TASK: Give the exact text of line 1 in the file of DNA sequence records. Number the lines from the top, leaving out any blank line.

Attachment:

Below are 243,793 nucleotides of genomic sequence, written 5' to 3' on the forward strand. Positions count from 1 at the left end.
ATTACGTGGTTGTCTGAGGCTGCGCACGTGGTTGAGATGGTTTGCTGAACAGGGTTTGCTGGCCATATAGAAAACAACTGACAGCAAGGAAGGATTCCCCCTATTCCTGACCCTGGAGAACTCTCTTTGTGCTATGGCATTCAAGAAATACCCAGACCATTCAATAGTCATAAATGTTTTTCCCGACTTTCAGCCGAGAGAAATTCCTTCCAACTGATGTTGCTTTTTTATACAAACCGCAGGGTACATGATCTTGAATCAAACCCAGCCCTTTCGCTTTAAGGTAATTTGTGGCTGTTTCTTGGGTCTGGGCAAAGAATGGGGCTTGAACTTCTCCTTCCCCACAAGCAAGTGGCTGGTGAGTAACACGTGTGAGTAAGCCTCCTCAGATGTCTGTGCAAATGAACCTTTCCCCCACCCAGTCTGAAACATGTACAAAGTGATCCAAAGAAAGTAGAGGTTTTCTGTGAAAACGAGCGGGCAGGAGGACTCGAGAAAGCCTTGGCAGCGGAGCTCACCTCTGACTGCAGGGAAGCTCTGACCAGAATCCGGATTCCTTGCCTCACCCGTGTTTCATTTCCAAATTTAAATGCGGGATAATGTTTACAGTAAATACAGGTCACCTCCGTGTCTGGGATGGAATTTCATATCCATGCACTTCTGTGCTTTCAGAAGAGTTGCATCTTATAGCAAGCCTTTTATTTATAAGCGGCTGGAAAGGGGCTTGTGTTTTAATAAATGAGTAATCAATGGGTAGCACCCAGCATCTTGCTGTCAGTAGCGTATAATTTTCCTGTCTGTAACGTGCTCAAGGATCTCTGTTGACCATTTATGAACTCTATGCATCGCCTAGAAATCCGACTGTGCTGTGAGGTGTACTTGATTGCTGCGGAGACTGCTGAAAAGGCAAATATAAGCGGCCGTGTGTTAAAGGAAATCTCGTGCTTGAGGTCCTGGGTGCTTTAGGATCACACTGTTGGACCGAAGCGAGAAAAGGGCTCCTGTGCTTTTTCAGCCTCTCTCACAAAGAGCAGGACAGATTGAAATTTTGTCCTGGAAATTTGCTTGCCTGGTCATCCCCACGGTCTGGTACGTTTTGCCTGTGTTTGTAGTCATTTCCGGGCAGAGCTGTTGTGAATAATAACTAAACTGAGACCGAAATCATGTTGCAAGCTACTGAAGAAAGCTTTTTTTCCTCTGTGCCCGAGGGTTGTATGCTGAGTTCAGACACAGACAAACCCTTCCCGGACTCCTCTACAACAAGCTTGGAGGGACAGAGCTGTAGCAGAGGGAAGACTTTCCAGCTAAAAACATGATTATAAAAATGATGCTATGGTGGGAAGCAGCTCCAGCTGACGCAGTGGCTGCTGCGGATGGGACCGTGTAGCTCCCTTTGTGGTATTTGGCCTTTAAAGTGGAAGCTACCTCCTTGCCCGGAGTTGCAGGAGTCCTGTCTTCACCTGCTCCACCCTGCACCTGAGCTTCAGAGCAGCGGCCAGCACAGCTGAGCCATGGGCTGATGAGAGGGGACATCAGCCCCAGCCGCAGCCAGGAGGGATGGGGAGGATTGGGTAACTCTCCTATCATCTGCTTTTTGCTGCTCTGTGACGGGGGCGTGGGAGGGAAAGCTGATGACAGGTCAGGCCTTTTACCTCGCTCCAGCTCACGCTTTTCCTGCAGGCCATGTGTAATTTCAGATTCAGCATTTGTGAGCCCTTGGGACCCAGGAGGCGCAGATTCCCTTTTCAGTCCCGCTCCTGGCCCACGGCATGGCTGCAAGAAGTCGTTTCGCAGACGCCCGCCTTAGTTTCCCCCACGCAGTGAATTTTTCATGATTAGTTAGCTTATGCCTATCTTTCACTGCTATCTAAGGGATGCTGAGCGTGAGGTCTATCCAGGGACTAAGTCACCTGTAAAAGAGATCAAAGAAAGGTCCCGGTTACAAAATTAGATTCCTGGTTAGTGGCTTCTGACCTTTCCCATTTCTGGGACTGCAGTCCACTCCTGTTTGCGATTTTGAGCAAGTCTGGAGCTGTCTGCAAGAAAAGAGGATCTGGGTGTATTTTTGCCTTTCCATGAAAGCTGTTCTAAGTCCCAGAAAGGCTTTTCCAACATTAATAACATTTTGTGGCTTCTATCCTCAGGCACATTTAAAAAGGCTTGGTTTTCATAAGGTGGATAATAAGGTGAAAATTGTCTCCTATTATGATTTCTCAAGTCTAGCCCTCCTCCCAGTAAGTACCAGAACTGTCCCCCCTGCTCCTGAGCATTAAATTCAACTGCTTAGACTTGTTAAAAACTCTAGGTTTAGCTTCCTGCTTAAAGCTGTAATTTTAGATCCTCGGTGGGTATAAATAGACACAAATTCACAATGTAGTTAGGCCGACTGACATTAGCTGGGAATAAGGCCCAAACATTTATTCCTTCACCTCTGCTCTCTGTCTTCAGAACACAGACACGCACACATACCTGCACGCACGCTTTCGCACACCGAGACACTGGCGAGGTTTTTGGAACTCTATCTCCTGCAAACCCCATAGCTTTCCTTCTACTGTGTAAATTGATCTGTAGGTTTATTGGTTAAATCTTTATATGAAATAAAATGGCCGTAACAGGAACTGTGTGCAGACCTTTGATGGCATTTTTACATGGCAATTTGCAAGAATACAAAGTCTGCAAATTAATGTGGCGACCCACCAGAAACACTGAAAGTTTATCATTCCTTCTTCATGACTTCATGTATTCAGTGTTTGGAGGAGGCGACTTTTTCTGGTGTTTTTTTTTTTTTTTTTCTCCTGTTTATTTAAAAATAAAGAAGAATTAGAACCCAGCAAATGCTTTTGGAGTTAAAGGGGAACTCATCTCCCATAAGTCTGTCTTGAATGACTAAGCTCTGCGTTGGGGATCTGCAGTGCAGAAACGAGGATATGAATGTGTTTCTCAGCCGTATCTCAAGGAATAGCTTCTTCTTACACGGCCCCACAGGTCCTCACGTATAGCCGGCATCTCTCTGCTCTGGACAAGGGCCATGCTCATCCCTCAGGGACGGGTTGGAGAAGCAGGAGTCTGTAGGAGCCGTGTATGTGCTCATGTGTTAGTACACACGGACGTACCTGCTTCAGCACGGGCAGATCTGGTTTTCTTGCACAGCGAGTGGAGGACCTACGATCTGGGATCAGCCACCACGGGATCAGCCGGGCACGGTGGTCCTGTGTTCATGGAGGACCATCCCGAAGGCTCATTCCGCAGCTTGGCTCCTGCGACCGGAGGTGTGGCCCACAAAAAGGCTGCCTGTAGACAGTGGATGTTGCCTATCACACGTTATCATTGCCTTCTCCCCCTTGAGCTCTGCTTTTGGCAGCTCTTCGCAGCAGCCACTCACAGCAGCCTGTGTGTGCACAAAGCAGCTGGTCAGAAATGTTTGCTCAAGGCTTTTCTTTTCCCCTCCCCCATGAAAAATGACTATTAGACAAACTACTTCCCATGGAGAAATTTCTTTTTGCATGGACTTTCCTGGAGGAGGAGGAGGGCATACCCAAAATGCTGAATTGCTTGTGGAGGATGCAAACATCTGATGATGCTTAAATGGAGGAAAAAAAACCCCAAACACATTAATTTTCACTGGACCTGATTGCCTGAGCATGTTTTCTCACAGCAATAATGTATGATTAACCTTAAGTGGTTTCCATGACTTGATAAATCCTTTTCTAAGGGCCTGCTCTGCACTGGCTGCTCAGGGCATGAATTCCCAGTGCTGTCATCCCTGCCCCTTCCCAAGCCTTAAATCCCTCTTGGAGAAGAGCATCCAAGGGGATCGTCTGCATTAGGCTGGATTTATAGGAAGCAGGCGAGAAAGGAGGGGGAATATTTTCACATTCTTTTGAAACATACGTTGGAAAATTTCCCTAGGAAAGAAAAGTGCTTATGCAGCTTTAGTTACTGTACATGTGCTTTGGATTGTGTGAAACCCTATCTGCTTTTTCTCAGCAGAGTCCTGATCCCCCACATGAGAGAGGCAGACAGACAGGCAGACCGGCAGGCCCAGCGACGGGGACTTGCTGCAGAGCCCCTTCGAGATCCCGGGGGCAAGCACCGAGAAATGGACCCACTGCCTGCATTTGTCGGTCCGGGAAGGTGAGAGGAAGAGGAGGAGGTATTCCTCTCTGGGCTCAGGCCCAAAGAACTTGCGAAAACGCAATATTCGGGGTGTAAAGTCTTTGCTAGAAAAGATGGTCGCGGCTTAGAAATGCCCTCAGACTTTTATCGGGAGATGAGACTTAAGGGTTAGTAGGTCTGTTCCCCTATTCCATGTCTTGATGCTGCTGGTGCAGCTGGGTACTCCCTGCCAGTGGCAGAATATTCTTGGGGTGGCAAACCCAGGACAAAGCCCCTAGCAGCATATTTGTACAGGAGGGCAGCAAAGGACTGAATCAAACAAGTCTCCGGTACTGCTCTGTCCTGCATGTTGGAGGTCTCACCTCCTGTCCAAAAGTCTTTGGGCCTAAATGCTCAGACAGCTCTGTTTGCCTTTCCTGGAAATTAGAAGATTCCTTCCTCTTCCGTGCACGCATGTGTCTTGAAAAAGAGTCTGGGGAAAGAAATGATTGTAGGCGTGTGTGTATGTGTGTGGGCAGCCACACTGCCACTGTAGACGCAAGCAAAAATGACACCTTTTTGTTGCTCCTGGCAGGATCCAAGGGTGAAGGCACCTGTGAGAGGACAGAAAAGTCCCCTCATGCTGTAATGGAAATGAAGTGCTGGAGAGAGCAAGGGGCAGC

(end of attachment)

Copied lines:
Below are 243,793 nucleotides of genomic sequence, written 5' to 3' on the forward strand. Positions count from 1 at the left end.